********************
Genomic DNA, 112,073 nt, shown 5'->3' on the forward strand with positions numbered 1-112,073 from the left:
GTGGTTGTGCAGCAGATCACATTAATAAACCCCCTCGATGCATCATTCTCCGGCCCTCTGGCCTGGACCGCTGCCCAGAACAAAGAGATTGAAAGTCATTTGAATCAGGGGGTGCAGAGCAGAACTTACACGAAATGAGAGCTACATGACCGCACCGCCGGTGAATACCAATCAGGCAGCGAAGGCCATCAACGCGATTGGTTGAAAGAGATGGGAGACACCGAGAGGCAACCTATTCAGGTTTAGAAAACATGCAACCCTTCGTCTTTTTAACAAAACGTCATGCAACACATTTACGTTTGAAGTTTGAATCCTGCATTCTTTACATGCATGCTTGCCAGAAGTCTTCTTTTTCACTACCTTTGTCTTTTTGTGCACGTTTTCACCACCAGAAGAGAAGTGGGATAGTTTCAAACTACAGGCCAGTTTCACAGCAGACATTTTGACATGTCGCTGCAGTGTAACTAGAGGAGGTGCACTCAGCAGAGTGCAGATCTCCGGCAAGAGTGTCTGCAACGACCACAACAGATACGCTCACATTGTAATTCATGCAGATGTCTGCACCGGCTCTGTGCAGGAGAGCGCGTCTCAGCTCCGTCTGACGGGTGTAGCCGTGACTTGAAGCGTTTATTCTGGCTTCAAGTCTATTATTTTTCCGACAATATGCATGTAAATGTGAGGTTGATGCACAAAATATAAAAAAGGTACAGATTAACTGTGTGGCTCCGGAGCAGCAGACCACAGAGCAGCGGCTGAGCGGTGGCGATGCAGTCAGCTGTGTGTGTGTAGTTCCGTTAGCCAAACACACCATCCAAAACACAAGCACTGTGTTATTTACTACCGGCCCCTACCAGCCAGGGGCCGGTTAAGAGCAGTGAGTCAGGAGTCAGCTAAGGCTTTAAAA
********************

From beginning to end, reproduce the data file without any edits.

Genomic DNA, 112,073 nt, shown 5'->3' on the forward strand with positions numbered 1-112,073 from the left:
GTGGTTGTGCAGCAGATCACATTAATAAACCCCCTCGATGCATCATTCTCCGGCCCTCTGGCCTGGACCGCTGCCCAGAACAAAGAGATTGAAAGTCATTTGAATCAGGGGGTGCAGAGCAGAACTTACACGAAATGAGAGCTACATGACCGCACCGCCGGTGAATACCAATCAGGCAGCGAAGGCCATCAACGCGATTGGTTGAAAGAGATGGGAGACACCGAGAGGCAACCTATTCAGGTTTAGAAAACATGCAACCCTTCGTCTTTTTAACAAAACGTCATGCAACACATTTACGTTTGAAGTTTGAATCCTGCATTCTTTACATGCATGCTTGCCAGAAGTCTTCTTTTTCACTACCTTTGTCTTTTTGTGCACGTTTTCACCACCAGAAGAGAAGTGGGATAGTTTCAAACTACAGGCCAGTTTCACAGCAGACATTTTGACATGTCGCTGCAGTGTAACTAGAGGAGGTGCACTCAGCAGAGTGCAGATCTCCGGCAAGAGTGTCTGCAACGACCACAACAGATACGCTCACATTGTAATTCATGCAGATGTCTGCACCGGCTCTGTGCAGGAGAGCGCGTCTCAGCTCCGTCTGACGGGTGTAGCCGTGACTTGAAGCGTTTATTCTGGCTTCAAGTCTATTATTTTTCCGACAATATGCATGTAAATGTGAGGTTGATGCACAAAATATAAAAAAGGTACAGATTAACTGTGTGGCTCCGGAGCAGCAGACCACAGAGCAGCGGCTGAGCGGTGGCGATGCAGTCAGCTGTGTGTGTGTAGTTCCGTTAGCCAAACACACCATCCAAAACACAAGCACTGTGTTATTTACTACCGGCCCCTACCAGCCAGGGGCCGGTTAAGAGCAGTGAGTCAGGAGTCAGCTAAGGCTTTAAAA